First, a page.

The Living Quilt Project stopped at GW’s multicultural center last week to raise HIV awareness, as part of a tour of Southern states during world HIV/AIDS week.
The Living Quilt is an online multimedia project currently including 43 video “patches” – testimonials of women from the Southern United States living with HIV – and is a joint project of Southern AIDS Council and Test for Life. Forty percent of HIV/AIDS cases nationwide are reported in the South and it is the region with the highest number of HIV/AIDS deaths, according to the council’s Web site.
Anne Prince, a Living Quilt team member, said GW was a good fit for the event because of the university setting and prominent medical school. Furthermore, she said the diversity of HIV/AIDS made the multicultural center an appropriate venue.
“The quilt is a collection of real life video stories of women who are on the front lines living with HIV,” said Bambi Sumpter-Gaddist, executive director of the South Carolina HIV/AIDS Council, Living Quilt Board Member and 2008 CNN Hero, who led the event.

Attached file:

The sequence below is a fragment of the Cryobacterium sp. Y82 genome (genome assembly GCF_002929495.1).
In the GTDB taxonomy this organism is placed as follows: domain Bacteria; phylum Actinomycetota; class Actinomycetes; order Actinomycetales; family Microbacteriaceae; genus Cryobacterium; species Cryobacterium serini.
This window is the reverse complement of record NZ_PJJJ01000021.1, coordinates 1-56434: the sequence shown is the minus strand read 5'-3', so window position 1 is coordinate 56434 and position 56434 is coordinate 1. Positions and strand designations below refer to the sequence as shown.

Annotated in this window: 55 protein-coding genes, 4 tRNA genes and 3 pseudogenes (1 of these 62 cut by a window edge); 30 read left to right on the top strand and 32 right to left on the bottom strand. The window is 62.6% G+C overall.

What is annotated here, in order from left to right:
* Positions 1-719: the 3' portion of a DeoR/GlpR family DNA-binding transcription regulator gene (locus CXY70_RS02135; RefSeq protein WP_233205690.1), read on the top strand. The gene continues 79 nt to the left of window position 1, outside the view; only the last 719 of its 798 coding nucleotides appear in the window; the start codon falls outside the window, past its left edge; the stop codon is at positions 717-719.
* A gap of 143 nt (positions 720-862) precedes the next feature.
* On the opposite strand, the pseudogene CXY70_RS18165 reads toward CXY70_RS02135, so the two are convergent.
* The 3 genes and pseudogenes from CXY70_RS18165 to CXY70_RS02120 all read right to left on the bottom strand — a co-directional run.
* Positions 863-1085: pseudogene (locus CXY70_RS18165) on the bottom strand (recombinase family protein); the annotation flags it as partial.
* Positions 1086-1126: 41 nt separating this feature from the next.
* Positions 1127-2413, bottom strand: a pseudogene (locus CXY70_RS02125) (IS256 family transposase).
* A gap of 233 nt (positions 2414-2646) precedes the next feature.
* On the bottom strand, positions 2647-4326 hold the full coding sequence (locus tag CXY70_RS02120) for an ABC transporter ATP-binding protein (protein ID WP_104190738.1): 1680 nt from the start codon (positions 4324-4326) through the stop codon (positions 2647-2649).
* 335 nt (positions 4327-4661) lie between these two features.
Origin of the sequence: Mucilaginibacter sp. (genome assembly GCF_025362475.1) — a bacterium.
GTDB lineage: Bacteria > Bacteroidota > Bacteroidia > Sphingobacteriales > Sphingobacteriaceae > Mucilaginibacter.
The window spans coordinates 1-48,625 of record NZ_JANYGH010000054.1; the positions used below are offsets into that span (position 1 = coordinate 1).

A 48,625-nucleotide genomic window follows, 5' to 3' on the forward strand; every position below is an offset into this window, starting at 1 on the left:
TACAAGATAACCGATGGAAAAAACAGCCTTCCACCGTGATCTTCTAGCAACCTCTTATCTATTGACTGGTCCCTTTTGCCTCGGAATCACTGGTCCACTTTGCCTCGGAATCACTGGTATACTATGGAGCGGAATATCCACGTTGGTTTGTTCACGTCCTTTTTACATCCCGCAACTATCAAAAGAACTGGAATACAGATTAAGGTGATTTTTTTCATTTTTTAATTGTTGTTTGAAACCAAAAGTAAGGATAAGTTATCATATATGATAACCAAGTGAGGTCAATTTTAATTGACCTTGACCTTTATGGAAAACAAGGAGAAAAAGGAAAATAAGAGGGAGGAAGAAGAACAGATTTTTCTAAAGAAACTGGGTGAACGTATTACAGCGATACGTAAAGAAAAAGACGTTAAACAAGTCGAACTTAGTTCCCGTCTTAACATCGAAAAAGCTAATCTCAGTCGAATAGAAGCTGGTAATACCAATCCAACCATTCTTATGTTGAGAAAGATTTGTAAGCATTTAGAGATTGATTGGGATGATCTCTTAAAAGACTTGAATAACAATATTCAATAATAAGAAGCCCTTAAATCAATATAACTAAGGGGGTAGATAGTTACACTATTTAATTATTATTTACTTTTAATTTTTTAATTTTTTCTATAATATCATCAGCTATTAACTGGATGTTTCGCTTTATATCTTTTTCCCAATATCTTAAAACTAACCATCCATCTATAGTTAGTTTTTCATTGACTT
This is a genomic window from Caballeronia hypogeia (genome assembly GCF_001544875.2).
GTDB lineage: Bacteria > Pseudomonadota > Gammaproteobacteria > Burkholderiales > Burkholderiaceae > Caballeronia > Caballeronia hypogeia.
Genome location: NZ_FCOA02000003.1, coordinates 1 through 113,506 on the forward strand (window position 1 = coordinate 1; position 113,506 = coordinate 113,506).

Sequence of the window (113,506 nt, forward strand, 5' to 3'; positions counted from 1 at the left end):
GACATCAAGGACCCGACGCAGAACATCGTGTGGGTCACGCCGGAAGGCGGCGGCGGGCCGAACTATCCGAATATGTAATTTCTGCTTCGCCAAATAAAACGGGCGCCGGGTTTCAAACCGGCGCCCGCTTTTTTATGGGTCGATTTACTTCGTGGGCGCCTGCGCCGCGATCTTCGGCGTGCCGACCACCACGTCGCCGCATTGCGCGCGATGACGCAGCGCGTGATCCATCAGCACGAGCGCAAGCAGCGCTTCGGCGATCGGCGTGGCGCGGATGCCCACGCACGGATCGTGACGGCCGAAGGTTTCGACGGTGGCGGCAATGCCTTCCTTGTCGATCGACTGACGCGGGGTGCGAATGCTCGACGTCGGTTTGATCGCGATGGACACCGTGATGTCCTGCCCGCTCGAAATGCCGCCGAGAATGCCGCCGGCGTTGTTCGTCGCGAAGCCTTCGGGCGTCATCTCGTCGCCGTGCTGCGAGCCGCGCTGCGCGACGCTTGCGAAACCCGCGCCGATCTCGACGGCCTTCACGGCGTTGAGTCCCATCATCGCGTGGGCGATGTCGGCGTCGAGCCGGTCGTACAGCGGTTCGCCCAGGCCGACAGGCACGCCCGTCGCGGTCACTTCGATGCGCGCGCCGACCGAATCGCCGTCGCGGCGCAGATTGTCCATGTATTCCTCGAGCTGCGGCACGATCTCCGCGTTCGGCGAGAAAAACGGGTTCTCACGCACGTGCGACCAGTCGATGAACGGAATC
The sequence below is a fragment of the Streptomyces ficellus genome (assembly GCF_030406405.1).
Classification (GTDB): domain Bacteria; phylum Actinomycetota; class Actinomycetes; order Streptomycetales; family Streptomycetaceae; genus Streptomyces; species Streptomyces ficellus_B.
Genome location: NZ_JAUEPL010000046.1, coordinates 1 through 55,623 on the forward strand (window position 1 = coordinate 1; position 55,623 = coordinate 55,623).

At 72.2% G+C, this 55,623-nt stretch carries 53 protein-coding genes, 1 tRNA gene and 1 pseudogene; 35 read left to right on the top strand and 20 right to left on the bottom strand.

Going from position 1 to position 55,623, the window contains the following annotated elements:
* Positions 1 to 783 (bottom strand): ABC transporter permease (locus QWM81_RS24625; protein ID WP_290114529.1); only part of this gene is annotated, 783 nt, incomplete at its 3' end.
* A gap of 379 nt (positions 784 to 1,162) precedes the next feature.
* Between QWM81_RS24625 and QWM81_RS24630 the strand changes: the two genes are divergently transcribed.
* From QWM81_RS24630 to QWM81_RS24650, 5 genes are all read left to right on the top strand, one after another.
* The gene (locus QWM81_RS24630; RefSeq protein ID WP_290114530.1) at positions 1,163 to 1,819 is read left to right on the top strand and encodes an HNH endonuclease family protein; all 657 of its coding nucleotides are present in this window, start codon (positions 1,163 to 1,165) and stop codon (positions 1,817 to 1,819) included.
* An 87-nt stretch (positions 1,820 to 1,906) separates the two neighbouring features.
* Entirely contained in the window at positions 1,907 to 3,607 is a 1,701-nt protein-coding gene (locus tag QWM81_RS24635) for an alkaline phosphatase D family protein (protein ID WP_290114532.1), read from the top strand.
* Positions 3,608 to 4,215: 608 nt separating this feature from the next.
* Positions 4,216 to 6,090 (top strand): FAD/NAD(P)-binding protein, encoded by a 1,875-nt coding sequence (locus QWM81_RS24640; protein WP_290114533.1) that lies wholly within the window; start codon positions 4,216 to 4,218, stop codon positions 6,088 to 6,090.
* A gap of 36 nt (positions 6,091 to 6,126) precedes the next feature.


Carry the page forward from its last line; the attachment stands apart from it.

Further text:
Sumpter-Gaddist said she hopes the quilt will motivate policymakers and governments to take more action to combat the HIV epidemic.
Panelists from local AIDS organization Metro TeenAIDS and the Virginia, D.C. and Maryland health departments spoke about the impact of HIV in D.C. and surrounding areas. The District has the highest AIDS rate in the country, and the epidemic is disproportionately affecting black communities nation wide, panelists stressed.
“You don’t have to be a risky individual, we have a risky environment,” said Shannon Hader, senior deputy director for the D.C. Department of Health HIV/AIDS Administration and Living Quilt Board Member.
All the speakers emphasized the importance of routine testing. It was through a routine test that Linda Lopez found out she was HIV-positive while she was pregnant with her first son. Lopez is a member of The Women’s Collective, a nonprofit organization that seeks to provide support to HIV positive women in D.C.
Fushena Cruickshank, leadership development coordinator for Metro TeenAIDS, stressed the importance of educating young people. “AIDS is the last thing on their minds,” she said.
Cruickshank said the 13 to 24 year-old demographic is more willing to listen to peer educators rather than adults, however. Metro TeenAIDS organizes education campaigns targeted at young people and students. The organization works closely with student organizations and school health centers, including GW.
“There is a significant amount of work to do with university populations that needs access to testing and awareness,” said Heather Hauck, Living Quilt Board Member and director of the Maryland Department of Health and Mental Hygiene AIDS administration.
As part of HIV/AIDS week GW held a number of AIDS-related events and offered free HIV testing at the Student Health Center.